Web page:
Gracie/Brazilian Jiu Jitsu History
In 1904, “Judo’s founder Jigoro Kano sent one of his strongest young judoka, Mitsuyo Maeda (1880-1941) with Jojiro Tomita to the White House to assist in a judo demonstration for President Teddy Roosevelt. After a formal demonstration, an American football player in the audience issued an impromptu challenge.” The less adept Tomita took to the floor instead of Maeda. “Tomita failed with a throw and was pinned helplessly beneath the football player’s bulk. Maeda, abashed by Tomita’s poor showing and frantic to reassert the superiority of Kodokan Judo, stayed on. He persuaded some Japanese businessmen to stake him $1,000 in prize money and embarked on a long career of challenging all comers throughout North and South America. The 5’5, 154-pound Maeda was said to have engaged in over 1,000 challenge matches, never once losing a judo-style competition and only once or twice suffering defeat as a professional wrestler. In Brazil, where he eventually settled he was feted as Conte Comte (“Count Combat”) and his savage system of fighting, now called ‘Gracie Jujutsu,’ is employed by certain fighters in present-day ‘no-holds-barred’ professional matches”.
It was Maeda who brought Jiu-Jitsu to Brazil. As a member of the Kodokan, Maeda went to America with his kohai Satake, etc. as Judo ambassadors. He was said to have fought more than 100 fights and in Spanish-speaking countries in Latin America, he was respected as Count Koma (Conde Koma).
Maeda was born in Aomori Prefecture in 1878. When he was a boy, he learned Tenshin (Tenshin Shin’yo) Jiu-Jitsu. He moved to Tokyo when he was about 18 and went to Tokyo Senmon School. He began practicing Judo and a record of him entering the Kodokan is dated 1897. He was very persistant and never gave up on anything. He was naturaly talented in judo and rose through the ranks quickly to establish himself as the most promising young judoka in the Kodokan. Maeda was a small man at 164 cm, 70 kilo.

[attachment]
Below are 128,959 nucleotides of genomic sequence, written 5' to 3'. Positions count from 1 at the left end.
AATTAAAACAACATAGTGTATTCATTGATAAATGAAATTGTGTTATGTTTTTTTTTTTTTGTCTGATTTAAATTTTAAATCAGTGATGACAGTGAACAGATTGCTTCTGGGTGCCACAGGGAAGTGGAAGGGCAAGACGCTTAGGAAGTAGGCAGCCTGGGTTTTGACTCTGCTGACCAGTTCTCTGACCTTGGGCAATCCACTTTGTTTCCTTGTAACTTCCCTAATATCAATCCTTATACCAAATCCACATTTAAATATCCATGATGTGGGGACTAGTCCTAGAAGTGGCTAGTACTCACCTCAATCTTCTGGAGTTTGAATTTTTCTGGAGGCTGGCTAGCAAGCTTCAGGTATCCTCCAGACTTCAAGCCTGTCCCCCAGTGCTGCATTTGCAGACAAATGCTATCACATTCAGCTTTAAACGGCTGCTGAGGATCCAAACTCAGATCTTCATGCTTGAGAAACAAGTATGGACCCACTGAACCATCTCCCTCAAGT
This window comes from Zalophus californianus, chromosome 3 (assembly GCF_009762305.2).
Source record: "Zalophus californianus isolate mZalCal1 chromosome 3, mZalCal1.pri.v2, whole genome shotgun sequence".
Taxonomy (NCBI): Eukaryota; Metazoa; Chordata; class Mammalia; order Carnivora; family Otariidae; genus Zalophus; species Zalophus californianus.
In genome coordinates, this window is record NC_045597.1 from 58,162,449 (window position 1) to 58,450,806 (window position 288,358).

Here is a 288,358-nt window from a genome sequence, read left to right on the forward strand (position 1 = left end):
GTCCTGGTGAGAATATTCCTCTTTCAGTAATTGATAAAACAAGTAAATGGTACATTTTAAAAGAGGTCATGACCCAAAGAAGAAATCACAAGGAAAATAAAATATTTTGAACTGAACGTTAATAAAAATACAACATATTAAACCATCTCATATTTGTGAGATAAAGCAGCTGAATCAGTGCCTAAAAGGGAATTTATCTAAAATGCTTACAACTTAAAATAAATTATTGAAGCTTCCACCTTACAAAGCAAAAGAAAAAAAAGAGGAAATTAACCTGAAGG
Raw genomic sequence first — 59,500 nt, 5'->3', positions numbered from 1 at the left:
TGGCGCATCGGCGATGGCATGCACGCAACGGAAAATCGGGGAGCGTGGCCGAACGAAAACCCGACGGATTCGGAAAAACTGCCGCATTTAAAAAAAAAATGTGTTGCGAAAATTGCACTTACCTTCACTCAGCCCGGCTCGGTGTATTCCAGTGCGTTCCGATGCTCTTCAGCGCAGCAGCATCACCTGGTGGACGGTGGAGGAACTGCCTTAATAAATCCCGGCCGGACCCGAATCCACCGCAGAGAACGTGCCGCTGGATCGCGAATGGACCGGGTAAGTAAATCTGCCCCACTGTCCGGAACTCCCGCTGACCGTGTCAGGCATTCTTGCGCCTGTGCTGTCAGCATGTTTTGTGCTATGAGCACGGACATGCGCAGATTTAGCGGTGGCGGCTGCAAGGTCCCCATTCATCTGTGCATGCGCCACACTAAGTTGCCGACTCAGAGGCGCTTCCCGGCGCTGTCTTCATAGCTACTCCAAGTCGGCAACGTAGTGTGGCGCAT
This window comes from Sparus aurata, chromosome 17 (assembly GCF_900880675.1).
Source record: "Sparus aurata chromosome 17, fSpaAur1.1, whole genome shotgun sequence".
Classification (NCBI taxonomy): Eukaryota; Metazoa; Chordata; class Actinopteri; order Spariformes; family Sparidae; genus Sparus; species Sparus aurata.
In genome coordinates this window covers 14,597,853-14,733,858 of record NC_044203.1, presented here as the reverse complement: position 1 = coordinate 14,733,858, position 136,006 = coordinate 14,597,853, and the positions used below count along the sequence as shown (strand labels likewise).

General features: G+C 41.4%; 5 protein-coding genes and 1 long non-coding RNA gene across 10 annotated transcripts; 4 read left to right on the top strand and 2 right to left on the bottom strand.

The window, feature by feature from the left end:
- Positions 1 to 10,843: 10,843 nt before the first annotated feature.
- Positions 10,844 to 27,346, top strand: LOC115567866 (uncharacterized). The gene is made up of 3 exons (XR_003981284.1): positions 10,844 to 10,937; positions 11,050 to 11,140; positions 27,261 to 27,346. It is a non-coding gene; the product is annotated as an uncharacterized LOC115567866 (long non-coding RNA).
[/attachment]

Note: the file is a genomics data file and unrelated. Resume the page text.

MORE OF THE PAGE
In 1904, he travelled to the U.S. with one of his instructors, Tsunejiro Tomita. The first and only place they demonstrated judo together was at the U.S. Army academy in West Point. Contrary to what has been published, they never went to the White House to meet the President, Teddy Roosevelt. It was the Kodokan great, Yoshitsugu Yamashita who taught Roosevelt judo at the White House and later engaged in a match with a wrestler nearly twice his size at Roosevelt’s request, which took place at the U.S. Naval academy in Annapolis. Yamashita won with an arm bar and was given a teaching position at the academy.
The demonstration at West Point however was a failure. Tomita and Maeda performed kata, but the Americans did not comprehend the techniques they were observing. Maeda was challenged by a student who was a wrestling champion. Maeda accepted the challenge and the wrestler ended up pinning Maeda which the wrestler had felt garnered him victory over Maeda. Maeda, who was not familiar with western wrestling continued to fight until he put his opponent in a joint lock forcing the wrestler to tap out. The students at West Point then wanted to see Tomita fight. In their minds, since Tomita was the instructor, he must have been better than Maeda. Tomita was in his 40′s and was past his prime. He had no choice but to accept a fight or he would of lost face. His larger American opponent rushed and tackled him. Tomita was held helpless under the larger man and forced to give up.
After this incident, Tomita and Maeda separated. Tomita left for the West Coast and Maeda stayed in New York. Maeda began teaching at Princeton University part-time after he had won some challenge matches. He also commuted to teach in New York City, but his American students did not take to the Japanese style of teaching and he often found his students did not stay long. Maeda was approached to engage in a match for prize money by the local japanese. Maeda wasn’t having much success teaching judo so he accepted. This was a violation of Kodokan rules which prohibited members from engaging in matches. He accepted the wrestling/judo match with a Brooklyn, New York wrestler nicknamed “Butcherboy” that took place in the Catskills, New York. Maeda defeated the wrestler. His victory raised the pride of local Japanese in the area. This match was the beginning of his career as a professional fighter.